Asian stocks rose on Monday, with Japanese shares leading the way, after the G20 meeting in Russia refrained from directly criticizing Prime Minister Shinzo Abe's government for actively trying to weaken the yen. G20 finance chiefs pledged to strengthen financial stability and promote sustainable growth, while reaffirming their commitment to refrain from competitive devaluation.
China's Shanghai Composite index edged up 0.1 percent as trading resumed after a nine-day break for the Lunar New Year holidays. China's retail sales rose at the slowest pace in four years during the week-long Lunar New Year festival, data from the Commerce Ministry revealed, dampening investor sentiment to some extent. Retail sales increased 14.7 percent underpinned by jewelry sales. Hong Kong's Hang Seng index dropped 0.3 percent.
Japanese stocks rallied on a weaker yen after Japan's economic and monetary policies escaped direct criticism at the weekend's G20 meeting. The Nikkei average jumped 2.1 percent while the broader Topix index closed up 2.2 percent. Exporters were among the major beneficiaries, with automaker Honda Motor rising 1.5 percent, while chipmaker Advantest soared 4.9 percent and Tokyo Electron advanced 4.3 percent.
Sony rose 1.2 percent amid reports it plans to offer the technology to stream games along with the Sony PlayStation 4 console at a big New York event. Lender Mitsubishi UFJ Financial Group jumped 4.9 percent and realty firm Mitsui Fudosan rallied 3.8 percent on expectations of aggressive monetary easing.
Standard & Poor's has affirmed its credit ratings on Japan, citing the sovereign's strong external position and a recovered financial system. The ratings agency affirmed the long- and short-term credit ratings at AA- and A-1+, respectively, but maintained its negative outlook on Japan's debt, saying it will take time to determine whether Prime Minister Shinzo Abe's policies to stimulate growth and end deflation will be effective.
Australian shares rose to a fresh four-and-a-half-year high boosted by better-than-expected earnings from a string of companies last week. The benchmark S&P/ASX 200 and the broader All Ordinaries index ended up about 0.6 percent each. Westpac led the major banks higher, rallying 3.6 percent, while NAB and ANZ gained 2-3 percent. Big miner Rio Tinto rose 1.1 percent on hopes for increased demand as China returned from holidays. Rival BHP Billiton posted a modest 0.2 percent gain ahead of its results due out Wednesday.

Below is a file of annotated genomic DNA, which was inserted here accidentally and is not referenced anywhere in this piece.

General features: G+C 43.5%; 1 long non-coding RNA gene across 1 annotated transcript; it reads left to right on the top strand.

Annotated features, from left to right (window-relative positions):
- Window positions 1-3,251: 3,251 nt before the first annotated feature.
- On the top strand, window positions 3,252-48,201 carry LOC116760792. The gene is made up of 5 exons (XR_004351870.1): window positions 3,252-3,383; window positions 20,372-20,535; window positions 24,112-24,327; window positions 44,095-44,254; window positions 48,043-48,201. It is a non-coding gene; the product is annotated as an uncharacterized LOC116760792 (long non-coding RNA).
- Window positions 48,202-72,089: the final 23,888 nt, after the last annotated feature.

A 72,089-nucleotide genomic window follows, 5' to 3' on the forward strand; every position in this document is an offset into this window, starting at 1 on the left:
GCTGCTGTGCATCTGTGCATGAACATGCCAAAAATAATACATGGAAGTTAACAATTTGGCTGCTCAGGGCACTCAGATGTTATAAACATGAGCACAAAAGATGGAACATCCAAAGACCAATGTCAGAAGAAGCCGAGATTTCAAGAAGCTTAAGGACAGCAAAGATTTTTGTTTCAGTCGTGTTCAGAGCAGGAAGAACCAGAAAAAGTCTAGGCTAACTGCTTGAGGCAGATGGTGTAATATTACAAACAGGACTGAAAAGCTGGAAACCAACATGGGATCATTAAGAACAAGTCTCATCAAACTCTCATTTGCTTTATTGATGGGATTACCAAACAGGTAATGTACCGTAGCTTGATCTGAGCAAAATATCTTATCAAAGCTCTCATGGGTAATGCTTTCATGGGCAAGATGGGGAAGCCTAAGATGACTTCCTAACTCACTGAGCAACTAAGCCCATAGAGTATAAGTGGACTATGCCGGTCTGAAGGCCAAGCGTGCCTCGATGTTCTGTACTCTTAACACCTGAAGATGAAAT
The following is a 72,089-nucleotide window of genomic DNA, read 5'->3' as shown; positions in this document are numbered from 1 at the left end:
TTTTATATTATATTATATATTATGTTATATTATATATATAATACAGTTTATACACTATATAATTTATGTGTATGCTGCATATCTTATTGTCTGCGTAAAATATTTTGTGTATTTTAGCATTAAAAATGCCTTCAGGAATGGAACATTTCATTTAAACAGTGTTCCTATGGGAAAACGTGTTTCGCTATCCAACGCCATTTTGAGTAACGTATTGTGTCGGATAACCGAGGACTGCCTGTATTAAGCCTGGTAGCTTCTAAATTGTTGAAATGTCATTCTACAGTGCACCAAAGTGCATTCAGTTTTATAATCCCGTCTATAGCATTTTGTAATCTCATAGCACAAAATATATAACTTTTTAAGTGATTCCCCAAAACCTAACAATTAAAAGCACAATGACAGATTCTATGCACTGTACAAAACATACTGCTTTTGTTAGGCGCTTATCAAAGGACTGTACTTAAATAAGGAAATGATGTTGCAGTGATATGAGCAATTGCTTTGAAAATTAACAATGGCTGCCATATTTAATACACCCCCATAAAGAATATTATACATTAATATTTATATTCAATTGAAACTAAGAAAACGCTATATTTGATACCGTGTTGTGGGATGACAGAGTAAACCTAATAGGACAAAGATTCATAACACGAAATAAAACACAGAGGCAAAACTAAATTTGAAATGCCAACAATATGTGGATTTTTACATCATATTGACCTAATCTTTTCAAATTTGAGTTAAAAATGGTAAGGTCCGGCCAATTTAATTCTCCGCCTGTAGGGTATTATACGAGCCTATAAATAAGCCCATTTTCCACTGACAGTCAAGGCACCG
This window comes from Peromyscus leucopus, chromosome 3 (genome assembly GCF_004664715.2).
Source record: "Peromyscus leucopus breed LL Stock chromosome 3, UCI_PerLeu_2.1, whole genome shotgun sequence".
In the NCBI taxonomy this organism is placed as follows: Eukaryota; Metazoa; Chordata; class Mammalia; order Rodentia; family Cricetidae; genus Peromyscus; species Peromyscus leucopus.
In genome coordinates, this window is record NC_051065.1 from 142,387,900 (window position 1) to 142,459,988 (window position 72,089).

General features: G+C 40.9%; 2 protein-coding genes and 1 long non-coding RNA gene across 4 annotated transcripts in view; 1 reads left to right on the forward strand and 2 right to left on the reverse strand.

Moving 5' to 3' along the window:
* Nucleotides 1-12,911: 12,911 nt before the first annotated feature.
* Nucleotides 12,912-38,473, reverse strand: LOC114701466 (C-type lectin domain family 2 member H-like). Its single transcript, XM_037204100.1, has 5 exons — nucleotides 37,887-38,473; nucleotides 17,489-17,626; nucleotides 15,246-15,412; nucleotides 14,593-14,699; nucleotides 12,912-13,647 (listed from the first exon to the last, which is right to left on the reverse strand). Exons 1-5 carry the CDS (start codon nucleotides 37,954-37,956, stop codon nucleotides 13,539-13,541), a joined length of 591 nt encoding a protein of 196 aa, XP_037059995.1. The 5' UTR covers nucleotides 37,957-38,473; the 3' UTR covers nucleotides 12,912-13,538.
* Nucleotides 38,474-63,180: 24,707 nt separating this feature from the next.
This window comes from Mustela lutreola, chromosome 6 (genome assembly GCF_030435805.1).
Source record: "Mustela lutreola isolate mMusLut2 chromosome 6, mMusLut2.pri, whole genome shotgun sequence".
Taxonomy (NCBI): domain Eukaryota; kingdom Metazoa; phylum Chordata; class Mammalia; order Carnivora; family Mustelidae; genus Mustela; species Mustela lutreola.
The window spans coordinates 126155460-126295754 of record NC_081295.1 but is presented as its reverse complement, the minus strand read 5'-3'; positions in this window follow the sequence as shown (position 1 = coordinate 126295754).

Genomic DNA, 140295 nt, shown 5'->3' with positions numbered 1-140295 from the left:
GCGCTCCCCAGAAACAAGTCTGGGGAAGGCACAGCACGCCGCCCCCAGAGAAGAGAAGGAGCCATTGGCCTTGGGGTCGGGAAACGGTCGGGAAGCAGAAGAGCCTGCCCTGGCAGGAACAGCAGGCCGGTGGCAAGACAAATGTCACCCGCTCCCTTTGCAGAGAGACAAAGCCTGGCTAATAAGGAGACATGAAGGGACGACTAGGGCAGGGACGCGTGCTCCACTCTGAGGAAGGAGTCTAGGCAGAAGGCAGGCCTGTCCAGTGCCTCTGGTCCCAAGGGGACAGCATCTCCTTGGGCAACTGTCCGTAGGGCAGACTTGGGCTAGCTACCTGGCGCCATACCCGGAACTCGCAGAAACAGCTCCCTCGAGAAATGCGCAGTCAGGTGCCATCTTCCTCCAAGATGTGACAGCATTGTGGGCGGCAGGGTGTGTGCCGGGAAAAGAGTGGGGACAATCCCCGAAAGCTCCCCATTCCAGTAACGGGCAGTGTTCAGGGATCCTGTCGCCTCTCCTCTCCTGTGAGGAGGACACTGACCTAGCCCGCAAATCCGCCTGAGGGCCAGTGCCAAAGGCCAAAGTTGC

Newcrest Mining plunged 5.4 percent after gold prices slumped below 1,600 dollar an ounce for the first time since August on signs of recovering growth in the U.S. Commonwealth Bank of Australia lost 1.9 percent and Telstra declined 1.3 percent on going ex-dividend. In economic news, data released by the Australian Bureau of Statistics revealed that sales of new motor vehicles in Australia dipped 2.4 percent in January to a seasonally adjusted 95,694.
Seoul shares ended little changed with a positive bias amid concerns over a weakening yen. The Kospi average ended up 0.73 points or 0.04 percent at 1,982. Exporter Hyundai Motor fell 1.9 percent and shares of its affiliate Kia Motors retreated 2.4 percent. Heavyweight Samsung Electronics eased half a percent, snapping a five-day winning streak.
New Zealand shares rose, helped by gains elsewhere across Asia and an easing kiwi dollar. The benchmark NZX-50 index gained 0.4 percent. Heavyweight Telecom rose 1.6 percent on bargain hunting following Friday's sell-off, while Fletcher Building, the nation's largest construction company, added 1.5 percent. NZX fell 2.3 percent on disappointing results, while Freightways slid 1.1 percent despite posting a record profit for the half year ended December.
Auckland Airport slipped 0.4 percent after the New Zealand Superannuation Fund sold a $277 million stake in the airport company at a discount to institutional investors. Utility Contact Energy lost a percent ahead of its interim results tomorrow.
Elsewhere, India's benchmark Sensex was moving up 0.4 percent, Singapore's Straits Times index was up 0.1 percent and the Taiwan Weighted added half a percent, while the markets in Indonesia and Malaysia were subdued.
U.S. stocks ended a volatile session on a lackluster note on Friday, as traders weighed upbeat reports on New York manufacturing activity and consumer sentiment against disappointing industrial production data and a sharp fall in shares of retail giant Walmart amid reports suggesting that its February sales so far were a "total disaster". The Dow inched up about 0.1 percent, while the tech-heavy Nasdaq slipped 0.2 percent and the S&P 500 eased 0.1 percent.
by RTT Staff Writer
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